Condé Nast Traveler editors work undercover jobs in travel and leisure to report their experiences. The magazine claims editors and reporters pay the same prices as regular customers and receive no special treatment or recognition.
They travel unannounced and are free to report their findings with no conflict of interest.
Monica Kim recently reported on her temporary job as a cocktail waitress at the Marquee nightclub in Las Vegas, Nevada.
The Marquee Nightclub at The Cosmopolitan is located on Las Vegas Blvd and is a 60,000 square foot venue containing seven different bars and three rooms — the main room, the Boom Box, and The Library — each with a distinct musical experience.
Marquee caters to corporate events and ultra expensive parties, and offers a full range of food services, from hors d’oeuvres to buffet style dining, beverage options, and bottle service, in which patrons buy full bottles of liquor at outrageous markups — Marquee’s most profitable income stream.
Marquee is way too expansive to be as exclusive as some claim, but it remains a popular clubber destination.
“Once the broader public knows about a club and tries to get in, it’s kind of on the outs,” says Lauren Rivera, an assistant professor at Northwestern’s Kellogg School of Management.
“It loses cachet. But Marquee has branded itself through its association with celebrities. The Chateau Marmont has been around forever, and people know what it is, but it has a strong celebrity presence and so it still has cachet.”
Marquee’s Main Room features a state-of-the-art sound and visual system with a 40-foot LED DJ booth and projection stage in conjunction with 32,000 subwoofers and full range speakers.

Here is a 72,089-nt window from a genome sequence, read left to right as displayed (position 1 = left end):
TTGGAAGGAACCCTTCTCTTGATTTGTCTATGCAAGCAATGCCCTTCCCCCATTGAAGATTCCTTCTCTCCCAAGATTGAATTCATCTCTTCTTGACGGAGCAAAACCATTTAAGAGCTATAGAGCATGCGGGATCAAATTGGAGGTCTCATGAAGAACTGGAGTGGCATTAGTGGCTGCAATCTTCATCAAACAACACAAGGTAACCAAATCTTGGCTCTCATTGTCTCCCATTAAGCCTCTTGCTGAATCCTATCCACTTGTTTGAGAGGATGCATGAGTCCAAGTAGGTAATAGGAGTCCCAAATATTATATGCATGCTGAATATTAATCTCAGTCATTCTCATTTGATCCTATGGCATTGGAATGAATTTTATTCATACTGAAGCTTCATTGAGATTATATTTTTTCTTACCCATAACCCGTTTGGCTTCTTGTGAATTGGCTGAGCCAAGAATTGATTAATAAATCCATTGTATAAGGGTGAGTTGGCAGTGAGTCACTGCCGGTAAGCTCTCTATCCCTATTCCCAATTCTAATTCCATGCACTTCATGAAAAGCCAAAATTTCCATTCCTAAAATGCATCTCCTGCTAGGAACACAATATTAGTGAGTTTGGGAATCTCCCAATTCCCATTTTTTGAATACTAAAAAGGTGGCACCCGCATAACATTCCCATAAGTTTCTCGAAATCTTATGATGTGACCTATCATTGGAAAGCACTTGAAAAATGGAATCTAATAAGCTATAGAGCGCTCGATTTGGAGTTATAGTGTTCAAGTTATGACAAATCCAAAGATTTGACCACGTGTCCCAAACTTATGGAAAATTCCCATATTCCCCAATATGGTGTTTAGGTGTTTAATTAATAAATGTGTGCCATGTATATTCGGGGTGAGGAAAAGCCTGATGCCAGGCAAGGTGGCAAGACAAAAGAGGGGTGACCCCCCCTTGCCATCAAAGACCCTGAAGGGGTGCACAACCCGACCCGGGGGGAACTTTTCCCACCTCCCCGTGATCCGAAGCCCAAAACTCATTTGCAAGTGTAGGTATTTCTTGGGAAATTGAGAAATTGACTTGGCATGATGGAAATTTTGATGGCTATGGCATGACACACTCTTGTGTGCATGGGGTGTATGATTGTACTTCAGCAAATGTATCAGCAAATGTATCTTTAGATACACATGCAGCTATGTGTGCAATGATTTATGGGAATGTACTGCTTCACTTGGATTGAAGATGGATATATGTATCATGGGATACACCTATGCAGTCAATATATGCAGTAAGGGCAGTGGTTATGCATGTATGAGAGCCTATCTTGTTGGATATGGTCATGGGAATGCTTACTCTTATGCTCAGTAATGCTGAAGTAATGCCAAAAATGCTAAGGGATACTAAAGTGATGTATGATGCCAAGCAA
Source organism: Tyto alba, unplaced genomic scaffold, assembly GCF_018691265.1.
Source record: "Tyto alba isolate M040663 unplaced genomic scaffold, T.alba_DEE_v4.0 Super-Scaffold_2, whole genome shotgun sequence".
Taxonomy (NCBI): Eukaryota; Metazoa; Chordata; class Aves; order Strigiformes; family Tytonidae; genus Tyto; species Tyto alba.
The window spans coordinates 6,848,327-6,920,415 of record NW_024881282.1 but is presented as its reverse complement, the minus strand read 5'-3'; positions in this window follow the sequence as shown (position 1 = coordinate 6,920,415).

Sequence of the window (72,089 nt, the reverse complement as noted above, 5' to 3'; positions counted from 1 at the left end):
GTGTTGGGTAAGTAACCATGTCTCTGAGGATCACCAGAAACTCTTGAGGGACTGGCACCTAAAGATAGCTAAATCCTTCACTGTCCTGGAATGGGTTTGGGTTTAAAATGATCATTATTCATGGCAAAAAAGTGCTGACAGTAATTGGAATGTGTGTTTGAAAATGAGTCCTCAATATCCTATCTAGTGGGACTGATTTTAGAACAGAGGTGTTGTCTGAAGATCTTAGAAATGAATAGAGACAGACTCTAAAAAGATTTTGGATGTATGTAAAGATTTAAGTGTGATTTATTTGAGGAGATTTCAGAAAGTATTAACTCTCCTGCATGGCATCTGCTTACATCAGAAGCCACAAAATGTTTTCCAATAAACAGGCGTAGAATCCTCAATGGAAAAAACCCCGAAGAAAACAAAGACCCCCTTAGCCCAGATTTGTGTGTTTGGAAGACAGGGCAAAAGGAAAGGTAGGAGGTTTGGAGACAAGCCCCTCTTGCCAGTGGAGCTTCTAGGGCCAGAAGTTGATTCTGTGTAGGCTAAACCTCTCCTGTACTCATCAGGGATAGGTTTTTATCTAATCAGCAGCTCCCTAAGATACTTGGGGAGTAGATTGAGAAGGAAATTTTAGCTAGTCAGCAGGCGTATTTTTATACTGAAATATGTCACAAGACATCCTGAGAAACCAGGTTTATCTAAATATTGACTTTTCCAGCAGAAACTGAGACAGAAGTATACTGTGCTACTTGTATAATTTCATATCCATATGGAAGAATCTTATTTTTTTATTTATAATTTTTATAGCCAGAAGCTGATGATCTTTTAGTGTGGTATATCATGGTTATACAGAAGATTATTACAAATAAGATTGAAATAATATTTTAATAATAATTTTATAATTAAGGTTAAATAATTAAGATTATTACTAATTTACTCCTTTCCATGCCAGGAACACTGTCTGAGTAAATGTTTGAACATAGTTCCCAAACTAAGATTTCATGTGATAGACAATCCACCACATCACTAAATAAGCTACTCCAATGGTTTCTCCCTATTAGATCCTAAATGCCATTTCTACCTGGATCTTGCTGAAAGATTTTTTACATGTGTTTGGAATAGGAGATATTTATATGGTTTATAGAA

Overlooking the Main Floor is the Library room, which has a fireplace, billiards table, and vintage books. On the lower level of the nightclub is the Boom Box room, with views of the strip and a separate DJ and sound system.
“What I’ll never forget about my night as a Las Vegas nightclub cocktail waitress is how a stranger’s neck sweat dripped onto the hem of my dress and stuck to my legs,” writes Kim, “or how fake our smiles grew with each passing second.”
Kim describes being laced into the Marquee cocktail waitress uniform, a skintight velvet dress that corsets up the back and front with black ribbons. “It was sparkly, soft, and suffocating, and Robbie, the thirtysomething waitress I would be shadowing that night, laughed as my face turned as purple as the dress.”
Most of the girls wear dark, crimped hair, heavily rouged cheeks, and bright red lips. Because the club is open only on Fridays, Saturdays, and Mondays, most of the waitresses see it as a side job: “Some are in school, others are running businesses, but all of them are rolling in tip money—from $500 to $1,000 a night.”
Around ten o’clock, before Kim’s table had arrived, she says a group of eight former frat boys in their thirties wearing polos ordered a few bottles of Grey Goose for about $450 apiece, and it was time for the first bottle presentation.
“We marched in a line, waving light wands above our heads, and climbed all over the booth, dancing and smiling in a spectacle designed to say, ‘Hey, look over here! See how much money these people are spending?’”
Slate’s Seth Stevenson comments that with its carefully choreographed lightshows, and consistent product, “Marquee seems like the first brand with real potential to do for nightclubs what Starbucks did for coffee shops.”